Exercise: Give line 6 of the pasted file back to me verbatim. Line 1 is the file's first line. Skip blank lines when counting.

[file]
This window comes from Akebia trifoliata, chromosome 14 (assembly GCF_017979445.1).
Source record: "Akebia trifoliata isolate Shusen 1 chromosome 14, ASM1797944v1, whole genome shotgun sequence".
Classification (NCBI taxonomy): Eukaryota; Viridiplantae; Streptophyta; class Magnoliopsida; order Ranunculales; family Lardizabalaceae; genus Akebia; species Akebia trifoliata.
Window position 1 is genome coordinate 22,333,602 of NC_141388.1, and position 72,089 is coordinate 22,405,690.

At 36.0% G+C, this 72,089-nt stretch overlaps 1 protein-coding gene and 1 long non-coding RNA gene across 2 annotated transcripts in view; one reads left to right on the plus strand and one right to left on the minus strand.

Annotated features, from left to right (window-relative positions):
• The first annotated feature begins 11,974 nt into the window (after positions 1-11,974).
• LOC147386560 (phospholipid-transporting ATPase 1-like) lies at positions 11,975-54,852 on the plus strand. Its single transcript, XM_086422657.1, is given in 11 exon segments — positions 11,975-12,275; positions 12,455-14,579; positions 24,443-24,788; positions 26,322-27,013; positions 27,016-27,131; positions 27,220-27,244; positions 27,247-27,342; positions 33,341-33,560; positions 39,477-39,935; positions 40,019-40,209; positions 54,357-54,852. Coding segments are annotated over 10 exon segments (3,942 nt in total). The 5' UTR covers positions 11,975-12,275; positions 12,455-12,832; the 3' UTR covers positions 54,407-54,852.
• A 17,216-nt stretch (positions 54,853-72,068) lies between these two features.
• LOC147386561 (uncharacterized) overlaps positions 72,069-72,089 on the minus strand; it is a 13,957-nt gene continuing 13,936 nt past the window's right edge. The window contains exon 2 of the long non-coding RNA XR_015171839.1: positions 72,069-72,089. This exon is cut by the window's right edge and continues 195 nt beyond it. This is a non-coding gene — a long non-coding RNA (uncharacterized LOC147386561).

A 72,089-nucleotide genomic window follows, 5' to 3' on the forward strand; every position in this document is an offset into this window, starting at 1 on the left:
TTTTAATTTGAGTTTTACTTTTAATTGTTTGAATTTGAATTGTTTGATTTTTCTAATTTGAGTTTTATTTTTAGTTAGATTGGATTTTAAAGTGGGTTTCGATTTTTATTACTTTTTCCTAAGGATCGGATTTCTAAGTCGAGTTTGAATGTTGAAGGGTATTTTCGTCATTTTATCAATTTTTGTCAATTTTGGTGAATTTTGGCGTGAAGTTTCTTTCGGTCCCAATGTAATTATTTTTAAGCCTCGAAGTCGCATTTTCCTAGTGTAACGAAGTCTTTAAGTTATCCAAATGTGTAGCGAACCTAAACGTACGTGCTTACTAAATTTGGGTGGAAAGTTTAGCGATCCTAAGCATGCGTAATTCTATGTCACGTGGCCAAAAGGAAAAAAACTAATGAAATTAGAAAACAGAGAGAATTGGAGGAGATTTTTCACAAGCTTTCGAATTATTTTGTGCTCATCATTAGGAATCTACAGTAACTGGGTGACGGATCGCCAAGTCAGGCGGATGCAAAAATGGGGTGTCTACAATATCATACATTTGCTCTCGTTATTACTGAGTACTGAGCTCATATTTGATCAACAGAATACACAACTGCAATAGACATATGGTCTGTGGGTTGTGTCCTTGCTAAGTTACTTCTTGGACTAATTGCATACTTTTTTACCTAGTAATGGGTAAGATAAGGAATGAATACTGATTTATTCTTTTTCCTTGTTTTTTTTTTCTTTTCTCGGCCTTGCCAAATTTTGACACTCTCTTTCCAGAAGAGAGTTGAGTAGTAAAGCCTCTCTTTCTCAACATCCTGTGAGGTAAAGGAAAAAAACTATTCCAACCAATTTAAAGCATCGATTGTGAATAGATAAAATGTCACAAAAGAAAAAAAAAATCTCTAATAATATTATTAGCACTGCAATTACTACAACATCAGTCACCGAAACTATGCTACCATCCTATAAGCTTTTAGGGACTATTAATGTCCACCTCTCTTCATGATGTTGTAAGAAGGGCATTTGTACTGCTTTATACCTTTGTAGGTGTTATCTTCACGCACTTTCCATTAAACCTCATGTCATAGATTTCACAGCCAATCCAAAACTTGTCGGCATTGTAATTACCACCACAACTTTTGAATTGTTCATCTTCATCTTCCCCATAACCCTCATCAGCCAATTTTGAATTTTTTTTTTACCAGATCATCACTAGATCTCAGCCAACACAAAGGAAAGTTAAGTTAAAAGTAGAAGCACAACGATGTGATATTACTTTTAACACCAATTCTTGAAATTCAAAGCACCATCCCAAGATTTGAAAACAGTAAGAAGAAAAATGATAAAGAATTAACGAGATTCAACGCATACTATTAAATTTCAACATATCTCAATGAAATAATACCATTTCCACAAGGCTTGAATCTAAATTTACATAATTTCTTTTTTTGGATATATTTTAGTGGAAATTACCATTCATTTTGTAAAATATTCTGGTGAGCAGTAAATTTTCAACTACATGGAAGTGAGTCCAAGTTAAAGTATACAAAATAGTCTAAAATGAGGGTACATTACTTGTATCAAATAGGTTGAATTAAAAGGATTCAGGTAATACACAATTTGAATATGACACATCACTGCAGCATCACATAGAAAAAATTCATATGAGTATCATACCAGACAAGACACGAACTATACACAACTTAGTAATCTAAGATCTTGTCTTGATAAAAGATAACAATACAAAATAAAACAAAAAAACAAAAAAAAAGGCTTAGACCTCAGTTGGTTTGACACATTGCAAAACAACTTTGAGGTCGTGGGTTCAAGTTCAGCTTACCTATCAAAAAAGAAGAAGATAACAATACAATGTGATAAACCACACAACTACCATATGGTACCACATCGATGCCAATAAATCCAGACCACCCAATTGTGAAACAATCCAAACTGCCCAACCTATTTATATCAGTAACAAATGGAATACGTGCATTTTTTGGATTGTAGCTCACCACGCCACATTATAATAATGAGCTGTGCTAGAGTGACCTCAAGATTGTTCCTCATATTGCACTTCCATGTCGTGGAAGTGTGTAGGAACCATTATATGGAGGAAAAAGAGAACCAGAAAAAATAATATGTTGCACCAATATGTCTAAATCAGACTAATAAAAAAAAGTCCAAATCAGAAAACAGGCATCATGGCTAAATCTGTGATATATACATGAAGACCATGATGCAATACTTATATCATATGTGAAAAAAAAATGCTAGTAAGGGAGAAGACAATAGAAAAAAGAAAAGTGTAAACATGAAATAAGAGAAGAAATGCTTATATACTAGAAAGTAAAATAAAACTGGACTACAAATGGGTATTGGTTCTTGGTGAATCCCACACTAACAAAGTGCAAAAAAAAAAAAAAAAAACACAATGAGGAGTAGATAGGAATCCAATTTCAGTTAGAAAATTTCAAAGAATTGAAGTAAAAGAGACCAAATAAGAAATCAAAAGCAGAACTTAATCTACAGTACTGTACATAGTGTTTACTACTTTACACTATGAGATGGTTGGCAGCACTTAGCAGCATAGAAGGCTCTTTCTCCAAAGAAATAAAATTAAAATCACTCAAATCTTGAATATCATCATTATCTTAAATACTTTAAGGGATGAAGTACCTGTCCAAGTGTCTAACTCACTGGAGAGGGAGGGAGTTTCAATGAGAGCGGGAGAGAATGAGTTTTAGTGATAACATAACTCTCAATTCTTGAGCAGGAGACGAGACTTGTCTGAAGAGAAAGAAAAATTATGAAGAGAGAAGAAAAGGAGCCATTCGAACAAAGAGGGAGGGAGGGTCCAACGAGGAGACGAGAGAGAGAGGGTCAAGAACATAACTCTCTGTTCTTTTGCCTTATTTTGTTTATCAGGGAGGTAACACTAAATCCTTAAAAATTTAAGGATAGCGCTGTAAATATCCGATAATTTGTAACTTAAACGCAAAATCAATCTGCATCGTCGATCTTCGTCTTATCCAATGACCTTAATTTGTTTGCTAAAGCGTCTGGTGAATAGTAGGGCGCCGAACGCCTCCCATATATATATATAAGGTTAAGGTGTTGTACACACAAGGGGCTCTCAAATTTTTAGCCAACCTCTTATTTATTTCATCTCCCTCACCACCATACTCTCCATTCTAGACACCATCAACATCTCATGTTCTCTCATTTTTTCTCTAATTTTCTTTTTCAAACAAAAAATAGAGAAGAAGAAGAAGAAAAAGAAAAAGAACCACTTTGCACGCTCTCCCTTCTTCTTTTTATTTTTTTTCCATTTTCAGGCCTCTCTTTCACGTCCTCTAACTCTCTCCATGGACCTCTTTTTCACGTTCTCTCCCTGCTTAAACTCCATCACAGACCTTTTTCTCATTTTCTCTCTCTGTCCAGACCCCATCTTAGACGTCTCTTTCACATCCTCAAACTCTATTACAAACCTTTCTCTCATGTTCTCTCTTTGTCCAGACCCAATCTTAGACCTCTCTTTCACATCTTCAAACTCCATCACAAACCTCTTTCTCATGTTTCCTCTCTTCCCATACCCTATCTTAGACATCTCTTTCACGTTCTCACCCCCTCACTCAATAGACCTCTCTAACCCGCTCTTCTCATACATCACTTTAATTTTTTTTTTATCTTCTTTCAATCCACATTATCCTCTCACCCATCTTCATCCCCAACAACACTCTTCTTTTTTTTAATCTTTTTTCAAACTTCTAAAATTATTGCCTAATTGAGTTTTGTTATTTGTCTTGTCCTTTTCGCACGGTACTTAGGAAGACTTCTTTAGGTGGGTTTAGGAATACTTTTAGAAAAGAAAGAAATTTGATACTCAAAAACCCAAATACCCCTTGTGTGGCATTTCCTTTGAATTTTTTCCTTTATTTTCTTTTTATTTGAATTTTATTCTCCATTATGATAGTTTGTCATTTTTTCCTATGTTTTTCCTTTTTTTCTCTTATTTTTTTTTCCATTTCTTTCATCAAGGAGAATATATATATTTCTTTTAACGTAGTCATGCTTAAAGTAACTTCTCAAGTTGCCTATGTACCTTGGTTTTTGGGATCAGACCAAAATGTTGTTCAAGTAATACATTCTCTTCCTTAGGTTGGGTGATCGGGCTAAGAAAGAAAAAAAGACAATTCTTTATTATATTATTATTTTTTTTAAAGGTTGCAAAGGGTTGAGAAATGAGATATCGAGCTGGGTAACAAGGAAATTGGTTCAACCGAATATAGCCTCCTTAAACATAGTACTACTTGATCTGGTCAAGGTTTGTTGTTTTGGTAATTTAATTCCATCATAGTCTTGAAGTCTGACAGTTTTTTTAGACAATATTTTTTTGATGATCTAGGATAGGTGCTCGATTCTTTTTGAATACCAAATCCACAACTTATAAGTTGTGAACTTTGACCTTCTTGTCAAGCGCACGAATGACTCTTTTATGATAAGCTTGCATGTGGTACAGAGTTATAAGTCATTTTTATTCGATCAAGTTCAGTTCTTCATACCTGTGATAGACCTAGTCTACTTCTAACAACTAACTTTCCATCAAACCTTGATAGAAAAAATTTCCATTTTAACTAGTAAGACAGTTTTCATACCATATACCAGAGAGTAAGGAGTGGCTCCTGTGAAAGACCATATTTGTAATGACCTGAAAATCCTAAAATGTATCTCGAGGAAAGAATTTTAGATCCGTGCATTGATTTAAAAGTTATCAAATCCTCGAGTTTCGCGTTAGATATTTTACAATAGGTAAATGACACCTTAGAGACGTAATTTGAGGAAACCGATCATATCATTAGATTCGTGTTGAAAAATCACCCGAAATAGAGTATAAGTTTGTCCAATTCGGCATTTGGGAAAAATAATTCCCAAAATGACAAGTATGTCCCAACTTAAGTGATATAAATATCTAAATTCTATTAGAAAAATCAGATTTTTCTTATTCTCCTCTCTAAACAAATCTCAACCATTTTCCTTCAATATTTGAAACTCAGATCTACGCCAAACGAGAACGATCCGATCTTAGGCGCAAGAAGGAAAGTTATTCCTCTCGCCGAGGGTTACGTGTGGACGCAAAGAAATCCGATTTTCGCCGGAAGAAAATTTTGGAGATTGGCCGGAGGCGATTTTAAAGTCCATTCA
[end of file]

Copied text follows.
Annotated features, from left to right (window-relative positions):